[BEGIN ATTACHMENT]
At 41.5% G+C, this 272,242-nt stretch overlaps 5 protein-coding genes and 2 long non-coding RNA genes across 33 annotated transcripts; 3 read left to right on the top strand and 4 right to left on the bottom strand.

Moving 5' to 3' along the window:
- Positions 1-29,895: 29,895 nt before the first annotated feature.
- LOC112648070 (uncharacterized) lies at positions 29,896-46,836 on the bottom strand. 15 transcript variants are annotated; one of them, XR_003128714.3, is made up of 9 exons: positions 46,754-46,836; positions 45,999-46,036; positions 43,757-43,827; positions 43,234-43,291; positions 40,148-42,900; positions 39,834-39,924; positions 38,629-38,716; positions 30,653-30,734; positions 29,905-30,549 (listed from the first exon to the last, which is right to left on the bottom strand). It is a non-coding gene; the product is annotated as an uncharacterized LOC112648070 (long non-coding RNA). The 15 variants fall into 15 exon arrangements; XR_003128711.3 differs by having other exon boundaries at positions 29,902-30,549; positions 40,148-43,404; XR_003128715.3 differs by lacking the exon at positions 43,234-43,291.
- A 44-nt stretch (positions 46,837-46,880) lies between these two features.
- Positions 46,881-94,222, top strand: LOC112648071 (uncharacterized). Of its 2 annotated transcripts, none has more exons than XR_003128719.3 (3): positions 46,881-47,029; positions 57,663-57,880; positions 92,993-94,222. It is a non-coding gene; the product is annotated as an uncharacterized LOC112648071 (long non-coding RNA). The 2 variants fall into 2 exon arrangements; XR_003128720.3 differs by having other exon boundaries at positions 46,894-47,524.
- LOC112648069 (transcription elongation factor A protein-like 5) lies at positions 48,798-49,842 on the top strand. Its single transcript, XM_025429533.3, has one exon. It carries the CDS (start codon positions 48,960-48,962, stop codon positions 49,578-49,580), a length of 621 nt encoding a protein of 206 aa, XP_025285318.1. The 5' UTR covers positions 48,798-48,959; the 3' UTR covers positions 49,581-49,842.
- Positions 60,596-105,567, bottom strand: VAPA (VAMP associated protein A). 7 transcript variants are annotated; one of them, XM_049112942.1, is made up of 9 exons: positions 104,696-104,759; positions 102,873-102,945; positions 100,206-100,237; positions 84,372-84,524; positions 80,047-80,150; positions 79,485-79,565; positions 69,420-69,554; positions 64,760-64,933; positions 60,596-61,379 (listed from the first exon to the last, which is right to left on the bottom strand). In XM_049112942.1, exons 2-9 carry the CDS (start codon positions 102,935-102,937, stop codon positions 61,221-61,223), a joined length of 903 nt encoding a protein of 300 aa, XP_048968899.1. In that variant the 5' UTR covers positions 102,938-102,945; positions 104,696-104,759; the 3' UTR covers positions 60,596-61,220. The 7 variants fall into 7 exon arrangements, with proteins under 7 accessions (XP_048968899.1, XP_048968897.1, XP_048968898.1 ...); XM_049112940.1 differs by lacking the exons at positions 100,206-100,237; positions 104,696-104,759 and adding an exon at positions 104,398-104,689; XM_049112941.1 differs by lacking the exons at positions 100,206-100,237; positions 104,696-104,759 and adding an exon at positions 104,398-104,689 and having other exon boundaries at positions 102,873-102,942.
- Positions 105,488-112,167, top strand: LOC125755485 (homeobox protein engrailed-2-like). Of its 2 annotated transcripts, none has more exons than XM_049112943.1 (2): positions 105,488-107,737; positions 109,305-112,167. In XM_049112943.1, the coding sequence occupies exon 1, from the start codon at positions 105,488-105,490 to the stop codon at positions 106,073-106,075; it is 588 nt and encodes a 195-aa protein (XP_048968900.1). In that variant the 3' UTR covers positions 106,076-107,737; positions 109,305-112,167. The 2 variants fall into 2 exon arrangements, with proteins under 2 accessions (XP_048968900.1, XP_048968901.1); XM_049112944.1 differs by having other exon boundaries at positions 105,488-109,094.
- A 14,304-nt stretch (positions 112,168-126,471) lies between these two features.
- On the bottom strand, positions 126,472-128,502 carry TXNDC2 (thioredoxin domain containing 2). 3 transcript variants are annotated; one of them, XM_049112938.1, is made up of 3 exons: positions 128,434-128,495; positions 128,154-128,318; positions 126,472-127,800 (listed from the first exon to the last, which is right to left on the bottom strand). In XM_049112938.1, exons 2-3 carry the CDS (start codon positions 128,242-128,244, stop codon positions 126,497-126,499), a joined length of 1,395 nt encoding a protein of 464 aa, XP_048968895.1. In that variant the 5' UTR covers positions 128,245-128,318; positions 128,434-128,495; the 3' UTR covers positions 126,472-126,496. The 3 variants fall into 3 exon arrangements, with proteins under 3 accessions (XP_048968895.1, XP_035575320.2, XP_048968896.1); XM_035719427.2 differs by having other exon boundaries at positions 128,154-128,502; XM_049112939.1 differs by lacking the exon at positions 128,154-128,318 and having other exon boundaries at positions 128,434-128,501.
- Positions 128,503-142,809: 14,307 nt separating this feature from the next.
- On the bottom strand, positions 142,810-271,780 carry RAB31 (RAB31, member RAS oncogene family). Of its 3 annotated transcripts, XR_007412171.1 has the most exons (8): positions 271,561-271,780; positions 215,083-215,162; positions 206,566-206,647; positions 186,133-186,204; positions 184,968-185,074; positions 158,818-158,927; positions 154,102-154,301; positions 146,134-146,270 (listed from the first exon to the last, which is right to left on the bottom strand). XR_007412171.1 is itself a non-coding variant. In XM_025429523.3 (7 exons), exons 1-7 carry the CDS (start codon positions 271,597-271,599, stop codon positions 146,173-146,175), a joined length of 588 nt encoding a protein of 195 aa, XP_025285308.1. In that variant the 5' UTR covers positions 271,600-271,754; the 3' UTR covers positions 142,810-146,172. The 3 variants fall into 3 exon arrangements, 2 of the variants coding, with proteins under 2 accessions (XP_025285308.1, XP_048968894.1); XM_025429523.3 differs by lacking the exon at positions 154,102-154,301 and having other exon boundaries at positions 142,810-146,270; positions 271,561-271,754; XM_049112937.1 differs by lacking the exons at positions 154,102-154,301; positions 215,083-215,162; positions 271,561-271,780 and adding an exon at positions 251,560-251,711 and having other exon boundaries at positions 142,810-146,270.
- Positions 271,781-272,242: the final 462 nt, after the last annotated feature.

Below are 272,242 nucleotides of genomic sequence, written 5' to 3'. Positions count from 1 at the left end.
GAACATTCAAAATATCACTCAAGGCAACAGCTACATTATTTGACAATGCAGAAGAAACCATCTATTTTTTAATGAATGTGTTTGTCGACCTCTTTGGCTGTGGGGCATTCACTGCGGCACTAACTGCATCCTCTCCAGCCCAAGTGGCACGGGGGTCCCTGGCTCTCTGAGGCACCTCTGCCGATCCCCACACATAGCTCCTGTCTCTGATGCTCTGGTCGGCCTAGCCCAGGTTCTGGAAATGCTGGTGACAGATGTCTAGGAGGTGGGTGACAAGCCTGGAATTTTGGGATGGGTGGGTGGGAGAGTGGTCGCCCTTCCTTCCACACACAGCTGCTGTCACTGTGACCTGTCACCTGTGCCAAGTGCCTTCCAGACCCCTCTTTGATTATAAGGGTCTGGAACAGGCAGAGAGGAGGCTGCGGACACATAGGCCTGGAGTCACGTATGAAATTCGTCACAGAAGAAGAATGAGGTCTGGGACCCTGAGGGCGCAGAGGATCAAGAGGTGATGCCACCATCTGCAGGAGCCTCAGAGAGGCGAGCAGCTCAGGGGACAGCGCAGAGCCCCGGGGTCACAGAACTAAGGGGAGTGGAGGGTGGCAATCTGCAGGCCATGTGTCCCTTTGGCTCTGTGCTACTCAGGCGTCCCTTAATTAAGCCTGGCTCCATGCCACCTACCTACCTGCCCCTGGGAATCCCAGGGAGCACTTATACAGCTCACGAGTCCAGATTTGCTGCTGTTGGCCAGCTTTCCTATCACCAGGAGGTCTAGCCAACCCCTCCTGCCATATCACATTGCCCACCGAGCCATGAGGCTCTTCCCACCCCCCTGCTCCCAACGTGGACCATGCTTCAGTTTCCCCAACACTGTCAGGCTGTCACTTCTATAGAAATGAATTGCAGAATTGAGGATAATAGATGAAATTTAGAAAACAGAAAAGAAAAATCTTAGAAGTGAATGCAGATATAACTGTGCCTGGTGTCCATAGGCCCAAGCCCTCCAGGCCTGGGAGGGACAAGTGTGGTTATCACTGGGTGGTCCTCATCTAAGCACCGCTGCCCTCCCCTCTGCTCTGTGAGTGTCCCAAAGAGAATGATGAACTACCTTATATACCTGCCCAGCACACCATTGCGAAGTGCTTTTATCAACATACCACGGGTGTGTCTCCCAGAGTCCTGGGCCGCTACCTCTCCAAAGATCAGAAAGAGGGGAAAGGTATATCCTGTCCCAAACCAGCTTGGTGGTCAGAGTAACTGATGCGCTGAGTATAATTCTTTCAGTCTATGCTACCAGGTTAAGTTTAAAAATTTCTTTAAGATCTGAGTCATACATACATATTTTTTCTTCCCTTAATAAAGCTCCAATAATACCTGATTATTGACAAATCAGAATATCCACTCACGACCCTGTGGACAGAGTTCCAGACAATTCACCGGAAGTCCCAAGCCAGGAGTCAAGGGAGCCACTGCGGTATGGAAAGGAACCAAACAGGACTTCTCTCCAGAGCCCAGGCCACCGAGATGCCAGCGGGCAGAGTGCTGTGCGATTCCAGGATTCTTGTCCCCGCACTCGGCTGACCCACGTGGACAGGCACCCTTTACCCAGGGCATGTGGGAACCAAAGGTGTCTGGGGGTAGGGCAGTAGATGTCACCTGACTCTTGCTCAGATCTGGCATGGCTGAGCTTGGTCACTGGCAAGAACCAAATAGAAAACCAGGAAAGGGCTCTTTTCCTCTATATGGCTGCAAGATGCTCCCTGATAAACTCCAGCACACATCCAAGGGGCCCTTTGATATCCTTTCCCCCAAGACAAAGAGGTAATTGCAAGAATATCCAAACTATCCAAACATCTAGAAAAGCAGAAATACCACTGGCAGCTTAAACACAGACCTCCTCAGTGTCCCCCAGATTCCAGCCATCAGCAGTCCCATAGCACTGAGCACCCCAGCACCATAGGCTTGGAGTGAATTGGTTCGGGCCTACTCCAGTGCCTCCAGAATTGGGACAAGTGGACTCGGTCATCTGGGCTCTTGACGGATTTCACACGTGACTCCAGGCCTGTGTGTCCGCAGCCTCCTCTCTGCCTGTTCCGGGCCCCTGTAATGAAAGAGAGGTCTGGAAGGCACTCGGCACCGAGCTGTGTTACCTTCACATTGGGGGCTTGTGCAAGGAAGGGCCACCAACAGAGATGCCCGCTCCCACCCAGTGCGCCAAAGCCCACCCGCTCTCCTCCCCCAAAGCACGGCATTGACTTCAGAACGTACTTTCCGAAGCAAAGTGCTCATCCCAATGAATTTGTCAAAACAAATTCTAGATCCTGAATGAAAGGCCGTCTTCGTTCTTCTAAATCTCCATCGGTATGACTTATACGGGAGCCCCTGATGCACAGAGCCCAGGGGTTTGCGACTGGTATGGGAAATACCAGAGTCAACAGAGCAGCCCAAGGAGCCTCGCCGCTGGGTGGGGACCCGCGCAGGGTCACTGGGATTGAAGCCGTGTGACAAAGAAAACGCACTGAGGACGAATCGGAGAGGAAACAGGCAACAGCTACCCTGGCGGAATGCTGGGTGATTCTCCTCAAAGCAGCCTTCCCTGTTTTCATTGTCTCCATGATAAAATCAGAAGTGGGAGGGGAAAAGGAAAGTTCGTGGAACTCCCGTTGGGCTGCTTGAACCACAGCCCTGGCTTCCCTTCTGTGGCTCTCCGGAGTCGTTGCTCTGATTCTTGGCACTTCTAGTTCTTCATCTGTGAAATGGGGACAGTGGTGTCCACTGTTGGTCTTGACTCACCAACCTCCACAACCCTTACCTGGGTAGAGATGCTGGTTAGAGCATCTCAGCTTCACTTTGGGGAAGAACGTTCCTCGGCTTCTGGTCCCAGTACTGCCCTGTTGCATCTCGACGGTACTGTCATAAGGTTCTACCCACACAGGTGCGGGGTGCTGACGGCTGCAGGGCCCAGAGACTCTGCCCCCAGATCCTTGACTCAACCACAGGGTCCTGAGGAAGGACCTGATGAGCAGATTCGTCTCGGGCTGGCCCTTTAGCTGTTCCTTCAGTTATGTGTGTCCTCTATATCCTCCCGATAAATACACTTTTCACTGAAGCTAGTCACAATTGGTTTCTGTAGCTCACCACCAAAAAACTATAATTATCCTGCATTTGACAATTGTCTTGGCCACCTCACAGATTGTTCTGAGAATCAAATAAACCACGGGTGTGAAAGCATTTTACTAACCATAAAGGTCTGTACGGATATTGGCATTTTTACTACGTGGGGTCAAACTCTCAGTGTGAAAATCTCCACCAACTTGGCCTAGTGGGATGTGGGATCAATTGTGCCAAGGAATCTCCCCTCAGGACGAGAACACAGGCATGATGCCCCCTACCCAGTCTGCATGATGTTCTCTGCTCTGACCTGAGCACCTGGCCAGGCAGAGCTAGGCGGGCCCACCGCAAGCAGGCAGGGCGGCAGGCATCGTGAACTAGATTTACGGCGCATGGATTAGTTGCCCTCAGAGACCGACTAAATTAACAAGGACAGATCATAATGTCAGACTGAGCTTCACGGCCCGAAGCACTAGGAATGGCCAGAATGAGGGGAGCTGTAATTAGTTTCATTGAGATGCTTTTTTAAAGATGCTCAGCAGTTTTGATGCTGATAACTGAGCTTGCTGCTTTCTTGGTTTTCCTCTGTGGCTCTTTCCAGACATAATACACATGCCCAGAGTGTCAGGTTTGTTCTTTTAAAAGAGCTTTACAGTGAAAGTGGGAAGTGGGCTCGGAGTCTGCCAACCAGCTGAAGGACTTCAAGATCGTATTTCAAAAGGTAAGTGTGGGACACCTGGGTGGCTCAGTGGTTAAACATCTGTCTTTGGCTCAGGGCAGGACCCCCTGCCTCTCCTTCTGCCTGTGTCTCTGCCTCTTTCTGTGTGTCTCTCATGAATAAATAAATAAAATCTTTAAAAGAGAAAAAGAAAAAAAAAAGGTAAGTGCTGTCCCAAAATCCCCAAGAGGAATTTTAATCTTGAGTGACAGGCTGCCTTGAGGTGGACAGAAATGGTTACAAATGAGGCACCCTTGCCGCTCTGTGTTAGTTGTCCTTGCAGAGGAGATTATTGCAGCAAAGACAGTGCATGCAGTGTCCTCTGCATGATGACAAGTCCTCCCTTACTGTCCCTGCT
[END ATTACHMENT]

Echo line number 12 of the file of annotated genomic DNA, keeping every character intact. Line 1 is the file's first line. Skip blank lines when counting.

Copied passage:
- Positions 128,503-142,809: 14,307 nt separating this feature from the next.